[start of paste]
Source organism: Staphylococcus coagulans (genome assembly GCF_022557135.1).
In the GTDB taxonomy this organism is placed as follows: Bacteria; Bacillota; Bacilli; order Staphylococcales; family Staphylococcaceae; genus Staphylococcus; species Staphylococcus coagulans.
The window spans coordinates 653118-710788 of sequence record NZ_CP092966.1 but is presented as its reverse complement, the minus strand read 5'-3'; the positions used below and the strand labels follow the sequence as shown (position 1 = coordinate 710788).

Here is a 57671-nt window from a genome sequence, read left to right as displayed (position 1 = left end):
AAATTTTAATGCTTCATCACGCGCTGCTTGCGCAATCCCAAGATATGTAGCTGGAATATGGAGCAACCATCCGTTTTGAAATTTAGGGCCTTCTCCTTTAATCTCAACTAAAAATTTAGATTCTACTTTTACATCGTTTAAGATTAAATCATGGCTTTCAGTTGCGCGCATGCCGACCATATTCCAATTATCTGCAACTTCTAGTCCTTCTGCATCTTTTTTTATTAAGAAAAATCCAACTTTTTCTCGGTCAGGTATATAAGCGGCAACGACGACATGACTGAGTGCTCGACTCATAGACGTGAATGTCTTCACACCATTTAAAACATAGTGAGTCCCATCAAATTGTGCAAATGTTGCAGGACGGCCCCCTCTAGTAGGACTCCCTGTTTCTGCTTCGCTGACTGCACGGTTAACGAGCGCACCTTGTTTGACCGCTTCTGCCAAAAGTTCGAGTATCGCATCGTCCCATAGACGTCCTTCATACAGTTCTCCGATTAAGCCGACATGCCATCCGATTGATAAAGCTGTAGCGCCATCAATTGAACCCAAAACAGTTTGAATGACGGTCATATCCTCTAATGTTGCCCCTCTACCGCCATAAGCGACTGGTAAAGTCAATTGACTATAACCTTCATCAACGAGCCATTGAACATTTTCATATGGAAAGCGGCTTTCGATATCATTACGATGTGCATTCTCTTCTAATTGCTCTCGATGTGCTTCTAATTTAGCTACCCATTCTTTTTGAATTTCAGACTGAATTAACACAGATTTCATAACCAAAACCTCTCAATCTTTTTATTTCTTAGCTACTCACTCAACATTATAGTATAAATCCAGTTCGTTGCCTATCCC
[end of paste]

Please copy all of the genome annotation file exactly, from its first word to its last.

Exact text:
Source organism: Staphylococcus coagulans (genome assembly GCF_022557135.1).
In the GTDB taxonomy this organism is placed as follows: Bacteria; Bacillota; Bacilli; order Staphylococcales; family Staphylococcaceae; genus Staphylococcus; species Staphylococcus coagulans.
The window spans coordinates 653118-710788 of sequence record NZ_CP092966.1 but is presented as its reverse complement, the minus strand read 5'-3'; the positions used below and the strand labels follow the sequence as shown (position 1 = coordinate 710788).

Here is a 57671-nt window from a genome sequence, read left to right as displayed (position 1 = left end):
AAATTTTAATGCTTCATCACGCGCTGCTTGCGCAATCCCAAGATATGTAGCTGGAATATGGAGCAACCATCCGTTTTGAAATTTAGGGCCTTCTCCTTTAATCTCAACTAAAAATTTAGATTCTACTTTTACATCGTTTAAGATTAAATCATGGCTTTCAGTTGCGCGCATGCCGACCATATTCCAATTATCTGCAACTTCTAGTCCTTCTGCATCTTTTTTTATTAAGAAAAATCCAACTTTTTCTCGGTCAGGTATATAAGCGGCAACGACGACATGACTGAGTGCTCGACTCATAGACGTGAATGTCTTCACACCATTTAAAACATAGTGAGTCCCATCAAATTGTGCAAATGTTGCAGGACGGCCCCCTCTAGTAGGACTCCCTGTTTCTGCTTCGCTGACTGCACGGTTAACGAGCGCACCTTGTTTGACCGCTTCTGCCAAAAGTTCGAGTATCGCATCGTCCCATAGACGTCCTTCATACAGTTCTCCGATTAAGCCGACATGCCATCCGATTGATAAAGCTGTAGCGCCATCAATTGAACCCAAAACAGTTTGAATGACGGTCATATCCTCTAATGTTGCCCCTCTACCGCCATAAGCGACTGGTAAAGTCAATTGACTATAACCTTCATCAACGAGCCATTGAACATTTTCATATGGAAAGCGGCTTTCGATATCATTACGATGTGCATTCTCTTCTAATTGCTCTCGATGTGCTTCTAATTTAGCTACCCATTCTTTTTGAATTTCAGACTGAATTAACACAGATTTCATAACCAAAACCTCTCAATCTTTTTATTTCTTAGCTACTCACTCAACATTATAGTATAAATCCAGTTCGTTGCCTATCCC